Despite having so many top 10 picks the Lightning struggled mightily in the first round missing expectations by roughly 30 percent. Their first round drafting success ranks third worst in the league but when adjusted for expectations they rank as the worst first round drafting in the league. Outside of Stamkos and Hedman the Lightning’s next highest scoring first round pick is Alexandr Svitos with 37 career points. As a whole Tampa’s average first round draftee has 81 points and 125 games played which rank 28th and 30th respectively. Even with Stamkos and Hedman the Lightning’s first round drafting has been an absolute disaster.
With a 33 percent success rate the Lightning drafted better in the second round and even surpassed success rate expectations. Despite this high rate the average second round draftee has only 13 points and 45 games played which both rank 27th league wide. So how does a team with an above average success rate rank as one of the worst in points and games played? After taking a closer look at the Lightning’s successful second round picks I found that four players met the 100 game threshold but none have more than 160 games played or more than 85 career points. In fact, Nikita Kucherov is the only second round draftee to have a PPG higher than 0.26. While the Lightning have a number of players that played 100+ games, only one has gone on to become a significant contributor while the rest have fizzed out after hitting the 100 game mark.
The Lightning met their success targets in the third round with 25 percent of players skating in at least 100 games. Unlike the second round, the success rate was much more indicative of Tampa Bay’s actual drafting success. Their average draftee has 18 points and 50 games played which both rank 15th in the league. If you didn’t notice, Tampa Bay’s third round draftees actually outperformed second rounders in both points and games played. While the Lightning’s third round drafting isn’t impressive by any means their numbers are on par with the league average which is a huge improvement over the first and second rounds.
In the depth rounds the Lightning met success expectations but, similar to the second round, it isn’t entirely indicative of how well they’ve actually drafted. Despite having 14 more picks than the average team in the 4th round or later they haven’t selected a single player that has gone on to score more than 130 career points. Their average draftee has just 7 points and 26 games played which rank 25th and 26th respectively. The majority of the Lightning’s successful picks have gone on to play bottom six, bottom pairing, or backup goaltending roles. Tampa Bay’s one bright spot is 2011 7th round pick Ondrej Palat who is already their most successful depth pick with 126 points in only 170 games played. Unfortunately, outside of Palat the Lightning’s next best offensive contributor is defenseman Paul Ranger with 106 career points and a 0.33 PPG.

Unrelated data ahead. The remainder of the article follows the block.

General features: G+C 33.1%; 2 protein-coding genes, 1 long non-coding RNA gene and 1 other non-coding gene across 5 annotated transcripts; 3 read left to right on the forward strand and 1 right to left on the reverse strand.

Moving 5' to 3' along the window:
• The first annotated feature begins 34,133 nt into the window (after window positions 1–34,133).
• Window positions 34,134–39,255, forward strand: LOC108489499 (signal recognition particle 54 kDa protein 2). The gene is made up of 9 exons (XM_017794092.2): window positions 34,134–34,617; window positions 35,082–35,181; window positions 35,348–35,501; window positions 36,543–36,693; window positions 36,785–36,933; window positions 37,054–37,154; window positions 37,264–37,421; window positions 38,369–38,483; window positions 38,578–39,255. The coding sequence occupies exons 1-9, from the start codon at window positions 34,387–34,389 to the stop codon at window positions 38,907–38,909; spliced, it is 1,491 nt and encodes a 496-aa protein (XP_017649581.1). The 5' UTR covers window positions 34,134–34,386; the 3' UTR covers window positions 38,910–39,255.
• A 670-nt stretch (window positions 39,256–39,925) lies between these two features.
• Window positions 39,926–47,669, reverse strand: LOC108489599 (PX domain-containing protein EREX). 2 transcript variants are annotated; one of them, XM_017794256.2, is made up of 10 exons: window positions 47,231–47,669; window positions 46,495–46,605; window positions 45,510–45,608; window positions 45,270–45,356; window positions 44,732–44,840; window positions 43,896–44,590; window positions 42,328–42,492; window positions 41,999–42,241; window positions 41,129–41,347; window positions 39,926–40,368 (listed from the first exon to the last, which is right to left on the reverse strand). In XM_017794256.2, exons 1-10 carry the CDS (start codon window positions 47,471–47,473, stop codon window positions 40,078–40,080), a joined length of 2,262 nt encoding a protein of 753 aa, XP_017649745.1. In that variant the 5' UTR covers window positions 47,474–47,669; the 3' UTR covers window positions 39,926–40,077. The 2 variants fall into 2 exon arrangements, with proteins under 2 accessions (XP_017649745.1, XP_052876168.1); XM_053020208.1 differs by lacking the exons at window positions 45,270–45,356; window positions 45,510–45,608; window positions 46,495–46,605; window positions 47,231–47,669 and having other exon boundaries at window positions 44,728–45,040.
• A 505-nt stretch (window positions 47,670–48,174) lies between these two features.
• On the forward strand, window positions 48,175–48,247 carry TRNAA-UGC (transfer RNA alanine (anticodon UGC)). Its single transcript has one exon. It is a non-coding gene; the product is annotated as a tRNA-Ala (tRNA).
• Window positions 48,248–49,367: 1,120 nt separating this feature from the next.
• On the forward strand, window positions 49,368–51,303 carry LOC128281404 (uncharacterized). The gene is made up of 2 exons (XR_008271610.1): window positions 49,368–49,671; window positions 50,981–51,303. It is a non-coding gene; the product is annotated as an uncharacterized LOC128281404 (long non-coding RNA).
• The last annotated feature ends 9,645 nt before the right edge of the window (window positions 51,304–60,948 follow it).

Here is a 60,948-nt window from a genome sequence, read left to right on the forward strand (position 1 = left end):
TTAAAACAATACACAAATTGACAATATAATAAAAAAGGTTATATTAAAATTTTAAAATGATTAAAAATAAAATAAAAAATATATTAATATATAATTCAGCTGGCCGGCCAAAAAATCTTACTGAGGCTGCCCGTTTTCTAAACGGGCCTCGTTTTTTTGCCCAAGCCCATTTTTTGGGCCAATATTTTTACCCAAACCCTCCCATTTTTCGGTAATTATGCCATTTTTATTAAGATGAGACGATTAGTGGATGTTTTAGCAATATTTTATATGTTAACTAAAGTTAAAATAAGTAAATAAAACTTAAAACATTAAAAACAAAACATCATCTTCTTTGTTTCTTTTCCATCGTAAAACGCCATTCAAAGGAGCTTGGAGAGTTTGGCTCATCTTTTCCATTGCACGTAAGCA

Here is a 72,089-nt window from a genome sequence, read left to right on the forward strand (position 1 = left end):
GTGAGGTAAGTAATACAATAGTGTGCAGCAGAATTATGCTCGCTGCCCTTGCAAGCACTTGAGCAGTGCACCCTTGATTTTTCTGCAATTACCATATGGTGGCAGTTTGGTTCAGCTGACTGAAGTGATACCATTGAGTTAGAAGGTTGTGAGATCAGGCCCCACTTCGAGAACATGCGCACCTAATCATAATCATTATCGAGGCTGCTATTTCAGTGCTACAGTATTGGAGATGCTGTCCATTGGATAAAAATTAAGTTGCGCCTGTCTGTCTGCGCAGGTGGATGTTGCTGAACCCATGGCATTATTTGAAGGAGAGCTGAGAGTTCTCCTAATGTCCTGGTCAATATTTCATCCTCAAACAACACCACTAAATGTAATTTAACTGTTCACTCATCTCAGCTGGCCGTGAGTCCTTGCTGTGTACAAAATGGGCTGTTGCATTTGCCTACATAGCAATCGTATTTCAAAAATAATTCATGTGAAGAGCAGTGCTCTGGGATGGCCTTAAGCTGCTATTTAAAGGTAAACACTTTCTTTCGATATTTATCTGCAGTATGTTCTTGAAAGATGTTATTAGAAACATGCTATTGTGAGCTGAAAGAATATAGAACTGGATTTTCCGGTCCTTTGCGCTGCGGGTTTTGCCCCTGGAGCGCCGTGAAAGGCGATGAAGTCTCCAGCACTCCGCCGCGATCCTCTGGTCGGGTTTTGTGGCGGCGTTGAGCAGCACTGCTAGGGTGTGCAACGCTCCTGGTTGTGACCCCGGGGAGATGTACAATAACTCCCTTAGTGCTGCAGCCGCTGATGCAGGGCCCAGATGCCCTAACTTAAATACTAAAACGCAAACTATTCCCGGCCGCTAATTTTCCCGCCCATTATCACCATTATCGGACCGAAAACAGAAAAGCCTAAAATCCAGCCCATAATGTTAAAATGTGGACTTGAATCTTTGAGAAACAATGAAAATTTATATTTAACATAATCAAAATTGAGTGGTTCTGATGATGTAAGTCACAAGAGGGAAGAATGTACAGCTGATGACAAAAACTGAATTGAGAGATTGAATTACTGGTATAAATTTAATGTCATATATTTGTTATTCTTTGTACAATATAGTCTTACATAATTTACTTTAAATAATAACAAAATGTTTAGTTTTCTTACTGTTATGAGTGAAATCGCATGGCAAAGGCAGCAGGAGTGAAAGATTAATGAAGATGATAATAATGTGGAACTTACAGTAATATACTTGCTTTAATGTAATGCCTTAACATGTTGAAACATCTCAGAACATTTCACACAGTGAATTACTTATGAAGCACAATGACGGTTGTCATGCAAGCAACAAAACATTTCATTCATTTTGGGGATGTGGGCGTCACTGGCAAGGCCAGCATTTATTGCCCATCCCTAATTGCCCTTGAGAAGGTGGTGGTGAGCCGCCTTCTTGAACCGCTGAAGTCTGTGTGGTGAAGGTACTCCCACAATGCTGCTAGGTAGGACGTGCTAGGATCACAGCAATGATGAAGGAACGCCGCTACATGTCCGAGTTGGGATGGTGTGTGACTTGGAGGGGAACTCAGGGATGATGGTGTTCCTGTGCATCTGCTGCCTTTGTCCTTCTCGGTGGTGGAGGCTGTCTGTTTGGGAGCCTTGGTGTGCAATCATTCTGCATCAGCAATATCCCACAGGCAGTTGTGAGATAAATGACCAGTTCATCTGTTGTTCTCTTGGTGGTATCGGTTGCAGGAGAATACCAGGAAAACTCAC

The below table compares how the Lightning have stacked up against the league average:
|Category||League Avg.||Tampa Bay||Difference|
|100+ GP (%)||23%||20%||-3%|
From everything I’ve said above it shouldn’t come as a surprise that the Lightning rank below the league average in practically every category. If I didn’t emphasize how badly they’ve drafted before than nothing will emphasize it more than this: Lightning draftees have played nearly 4000 less games and have 1800 less points than the league average despite drafting 10 more players. Their average points and games played per draftee both rank dead last in the league. Based off the Lightning’s current numbers they are guaranteed a spot in the bottom five and may be the worst drafting team between 2000 and 2012.
But hold on a minute, how did one of the worst drafting teams over the last 15 years make it to the Stanley Cup finals just a few months ago? Better yet, how can the Lightning rank so low when they were named the team with the deepest prospect pool only two years ago?
Any Lightning fan can tell you that Tampa Bay hasn’t been the same team since the arrival of Steven Stamkos and Victor Hedman but the real reason for their recent success lies much deeper than that. Changes in ownership, a new GM, and a couple new coaches have contributed to significantly better drafting since the late 2000’s. Prior to 2007 the average draftee had 7 points and 39 games played. Since 2007, the average draftee has 30 points and 60 games played. Stamkos definitely inflates the post 2006 numbers so I redid the calculations and excluded him; without Stamkos the average draftee has 17 points and 50 games played. While their post 2006 numbers significantly drop without Stamkos it’s still a huge improvement over their drafting from 2000 to 2006. It’s also important to note that their post 2006 numbers are skewed down because many draftees have only started to receive significant playing time with the club (Killorn, Kucherov, Palat, Namestnikov, Paquette, Drouin, etc.).
The Lightning have significantly improved since 2006 but I can’t stress enough how bad Tampa Bay’s drafting was prior to this change. Not a single Lightning player drafted between 2000 and 2006 had a career PPG of 0.50 or higher. Since 2006 though, 4 of 40 drafted skaters have a PPG higher than 0.50 (Stamkos, Palat, Kucherov, Killorn).
While Tampa Bay’s recent draftees haven’t played enough games to improve the teams overall stats the Lightning are clearly a team on the rise. If this study were to be redone in a few years I don’t think it would surprise anyone if they were one of the most improved teams in the league. Because this study ranks teams on their drafting over the last 15 years and not specifically how they’ve done recently the Lightning will rank as one of the bottom teams in the league.